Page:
His many marriages have kept the notorious biker bad boy in the spotlight, but the multiple wives and exes may be taking their toll on his youngest child, who at age 7 may be bounced between her biological mother, ex-con Janine Lindemulder; the mother of her half-siblings, Karla James; Sandra Bullock, who was Sunny's primary caregiver until her divorce from James in June 2010; and Kat Von D.
"Divorce is always disruptive for kids and it's an unfortunate situation for kids who have to go through this more than once," says Dr. Alan Hilfer, chief psychologist at Maimonides Medical Center in Brooklyn, N.Y. "This kid's going to be in for a bumpy ride."
Calls to Bullock's and James' representatives, and Lindemulder were not returned.
Though Sunny may be a high-profile case of a child with "multiple mommies," given that 46 percent of marriages in the U.S. involve a remarriage for one or both spouses, it's not uncommon for today's children and teens to face the adjustment of having one or more step parents.
ABC News asked child and adolescent psychologists to weigh in on how to smooth the ride for kids making such a transition.
Shaken Stability: Why Kids of Divorcees Act Out
One of the biggest issues for kids when dealing with any divorce, whether it's the first for the third, is the loss of stability and routine in their lives, psychologists say.
"The basic principle is that young children need to have stability in their lives, in particular regarding their caretakers," says Dr. William Bernet, a child and adolescent psychiatrist at Vanderbilt University. "They need to form trusting relationships with those people, whether that's a mom, a grandparent, a stepdad or even a babysitter. But in order to do that, they have to have that relationship over an extended period of time."
But when kids face multiple "transitions" from one marriage to another, one stepparent to another, the continuity of the relationship with caregivers is broken, says Robert Emery, professor of psychology at the University of Virginia and author of "The Truth About Children and Divorce."
"A remarriage isn't an hour at a wedding, it takes an adjustment [to the new parent] of two years or even longer," Emery says. "When you talk about multiple transitions, you're talking about a very large portion of a child's life lived in a state of uncertainty."
Children may become confused about authority and be unsure of what the new "rules" are going to be with the new parent. This can lead to rebellious behavior as the child resents the disruption this new parent poses in their lives, experts say.
But acting out isn't the only way that kids will show that they're struggling: They may become depressed and mourn the loss of the previous caregiver who has been cast off by their parent, they may become withdrawn, they might even become super well-behaved.
Some kids will become very well-behaved, Emery notes, but their apparent resilience belies their anxiety.
"They try trying to be the mediators, but there can be a lot going on beneath the surface," he says.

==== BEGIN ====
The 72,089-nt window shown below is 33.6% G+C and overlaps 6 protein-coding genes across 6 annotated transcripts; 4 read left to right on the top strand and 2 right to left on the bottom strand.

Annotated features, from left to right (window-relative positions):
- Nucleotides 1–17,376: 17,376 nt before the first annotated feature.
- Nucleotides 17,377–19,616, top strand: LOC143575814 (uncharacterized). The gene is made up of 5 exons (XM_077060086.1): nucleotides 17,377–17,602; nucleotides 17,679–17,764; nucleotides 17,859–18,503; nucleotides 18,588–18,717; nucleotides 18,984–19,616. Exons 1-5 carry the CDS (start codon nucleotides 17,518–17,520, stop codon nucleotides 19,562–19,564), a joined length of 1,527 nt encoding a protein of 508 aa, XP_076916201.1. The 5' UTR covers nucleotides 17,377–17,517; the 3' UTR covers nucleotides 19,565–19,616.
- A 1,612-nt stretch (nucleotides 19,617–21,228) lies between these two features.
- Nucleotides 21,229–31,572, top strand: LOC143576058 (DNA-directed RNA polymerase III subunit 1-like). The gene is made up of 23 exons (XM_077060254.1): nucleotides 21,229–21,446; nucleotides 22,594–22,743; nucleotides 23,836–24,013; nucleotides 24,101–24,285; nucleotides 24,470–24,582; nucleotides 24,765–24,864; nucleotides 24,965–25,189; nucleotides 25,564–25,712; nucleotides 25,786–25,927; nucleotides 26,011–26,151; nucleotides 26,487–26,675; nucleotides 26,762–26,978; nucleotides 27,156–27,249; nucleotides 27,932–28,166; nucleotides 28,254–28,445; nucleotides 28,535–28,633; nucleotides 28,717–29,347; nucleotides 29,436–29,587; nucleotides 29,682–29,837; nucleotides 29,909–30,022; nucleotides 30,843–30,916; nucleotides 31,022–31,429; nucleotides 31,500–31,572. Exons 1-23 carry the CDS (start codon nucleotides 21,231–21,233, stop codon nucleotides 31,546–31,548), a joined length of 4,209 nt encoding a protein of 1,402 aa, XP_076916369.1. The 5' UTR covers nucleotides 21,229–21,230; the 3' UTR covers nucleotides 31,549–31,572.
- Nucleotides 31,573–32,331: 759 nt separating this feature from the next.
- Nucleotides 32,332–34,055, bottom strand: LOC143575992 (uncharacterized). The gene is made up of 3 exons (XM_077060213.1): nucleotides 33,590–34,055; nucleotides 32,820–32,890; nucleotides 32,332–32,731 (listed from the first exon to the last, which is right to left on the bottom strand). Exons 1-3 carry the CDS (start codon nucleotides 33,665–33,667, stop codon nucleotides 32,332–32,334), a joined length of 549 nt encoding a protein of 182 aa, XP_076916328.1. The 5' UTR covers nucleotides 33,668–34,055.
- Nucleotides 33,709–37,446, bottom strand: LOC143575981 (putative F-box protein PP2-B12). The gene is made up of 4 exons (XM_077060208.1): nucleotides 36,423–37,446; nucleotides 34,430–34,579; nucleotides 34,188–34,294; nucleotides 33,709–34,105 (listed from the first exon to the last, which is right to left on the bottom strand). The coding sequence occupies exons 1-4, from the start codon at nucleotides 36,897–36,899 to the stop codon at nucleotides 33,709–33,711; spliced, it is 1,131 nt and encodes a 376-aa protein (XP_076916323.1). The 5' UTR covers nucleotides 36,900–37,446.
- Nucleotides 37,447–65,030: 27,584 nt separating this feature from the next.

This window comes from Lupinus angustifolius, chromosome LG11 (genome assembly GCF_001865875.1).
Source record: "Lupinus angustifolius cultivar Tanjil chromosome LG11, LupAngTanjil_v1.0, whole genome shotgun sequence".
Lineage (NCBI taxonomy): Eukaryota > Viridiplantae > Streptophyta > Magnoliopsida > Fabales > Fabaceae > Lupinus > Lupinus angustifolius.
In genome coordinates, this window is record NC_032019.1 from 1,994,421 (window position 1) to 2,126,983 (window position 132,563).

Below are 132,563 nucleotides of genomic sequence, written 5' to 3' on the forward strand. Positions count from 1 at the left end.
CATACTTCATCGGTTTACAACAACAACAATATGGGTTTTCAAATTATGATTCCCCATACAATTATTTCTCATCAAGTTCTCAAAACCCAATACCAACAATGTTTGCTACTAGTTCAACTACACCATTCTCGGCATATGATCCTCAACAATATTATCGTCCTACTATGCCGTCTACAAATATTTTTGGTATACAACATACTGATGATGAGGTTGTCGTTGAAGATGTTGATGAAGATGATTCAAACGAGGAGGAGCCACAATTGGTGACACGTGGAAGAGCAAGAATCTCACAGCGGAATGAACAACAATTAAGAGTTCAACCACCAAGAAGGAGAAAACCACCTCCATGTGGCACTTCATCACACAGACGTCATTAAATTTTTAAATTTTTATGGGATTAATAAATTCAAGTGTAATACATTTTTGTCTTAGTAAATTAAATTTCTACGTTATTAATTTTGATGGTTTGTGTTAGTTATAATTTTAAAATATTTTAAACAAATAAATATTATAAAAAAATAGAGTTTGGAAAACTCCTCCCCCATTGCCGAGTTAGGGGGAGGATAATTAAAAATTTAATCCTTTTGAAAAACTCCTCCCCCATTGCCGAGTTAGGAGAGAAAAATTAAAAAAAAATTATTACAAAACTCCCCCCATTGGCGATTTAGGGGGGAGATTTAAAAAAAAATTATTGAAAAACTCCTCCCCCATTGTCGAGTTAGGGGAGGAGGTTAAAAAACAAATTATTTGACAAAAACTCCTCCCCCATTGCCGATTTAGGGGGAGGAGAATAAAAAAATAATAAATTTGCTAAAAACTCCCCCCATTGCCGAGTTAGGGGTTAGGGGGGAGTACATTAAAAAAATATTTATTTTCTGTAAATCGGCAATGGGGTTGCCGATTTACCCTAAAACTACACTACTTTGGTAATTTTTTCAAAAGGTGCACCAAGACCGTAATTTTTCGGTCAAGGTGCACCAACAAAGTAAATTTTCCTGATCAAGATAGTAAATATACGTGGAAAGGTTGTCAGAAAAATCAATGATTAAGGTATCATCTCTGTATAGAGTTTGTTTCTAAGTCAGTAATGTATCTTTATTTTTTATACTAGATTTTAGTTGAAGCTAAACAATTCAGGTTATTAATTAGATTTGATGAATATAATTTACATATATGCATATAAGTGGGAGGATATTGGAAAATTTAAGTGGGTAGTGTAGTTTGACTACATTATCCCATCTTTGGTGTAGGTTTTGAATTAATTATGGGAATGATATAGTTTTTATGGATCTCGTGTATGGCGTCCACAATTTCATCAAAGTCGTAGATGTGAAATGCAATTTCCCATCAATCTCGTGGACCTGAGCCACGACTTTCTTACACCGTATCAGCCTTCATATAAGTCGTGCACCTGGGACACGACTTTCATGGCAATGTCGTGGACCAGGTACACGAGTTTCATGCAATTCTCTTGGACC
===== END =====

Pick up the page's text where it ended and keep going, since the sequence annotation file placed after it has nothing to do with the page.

"As remarkably resilient as some kids are, for others who are more vulnerable, the disruption of divorce will be a disaster," says Hilfer, and hence parents and other caregivers need to be dedicated to being "child-centric" in the way they handle the transition.
Advice for Concerned Parents: Navigating the Divorce
Obviously, the first piece of advice psychologists and psychiatrists would give to parents is to take things slowly, both for their sake and the sake of their children, and not remarry quickly.
"The adults in that situation are vulnerable and prone to making mistakes" immediately following a divorce, Emery says.
But when the time comes for remarriage, one of the most important concerns for the child is to keep as many routines as possible intact and to allow them to maintain important relationships in their lives while gently fostering a new relationship with the new step parent.
"Another issue here is that it's very sad for the child who is very attached to the [former] stepparent to lose them," says Bernet. "When it happens over and over again, it can become difficult and the child soon catches on that they cannot trust people to stick around. They become reluctant to form relationships."
So it would ill-advised to expect the child to be cut off completely from that previous caregiver. It would be just as misguided however, for the new caregiver to expect an instant relationship with child.
"The biological parent needs to be the provider of love and discipline, and the stepparent is better off looking at their role as being an adult friend, at least at first," Emery says. "You think you're going to go in guns blazing and expect instant love and be an instant authority in the child's life, then you are setting everyone up for failure."
And while the child adjusts, the goal of the primary guardian "is to maintain the kid's routines as best they can," Hilfer says.
"You need to give the kid the hope that they'll have some dependability," he says. "The primary parent has to be able to offer that to the kid and all the things that go with that: stable living situation, friendships, school ... emotional and loving support and, probably, plus some therapy."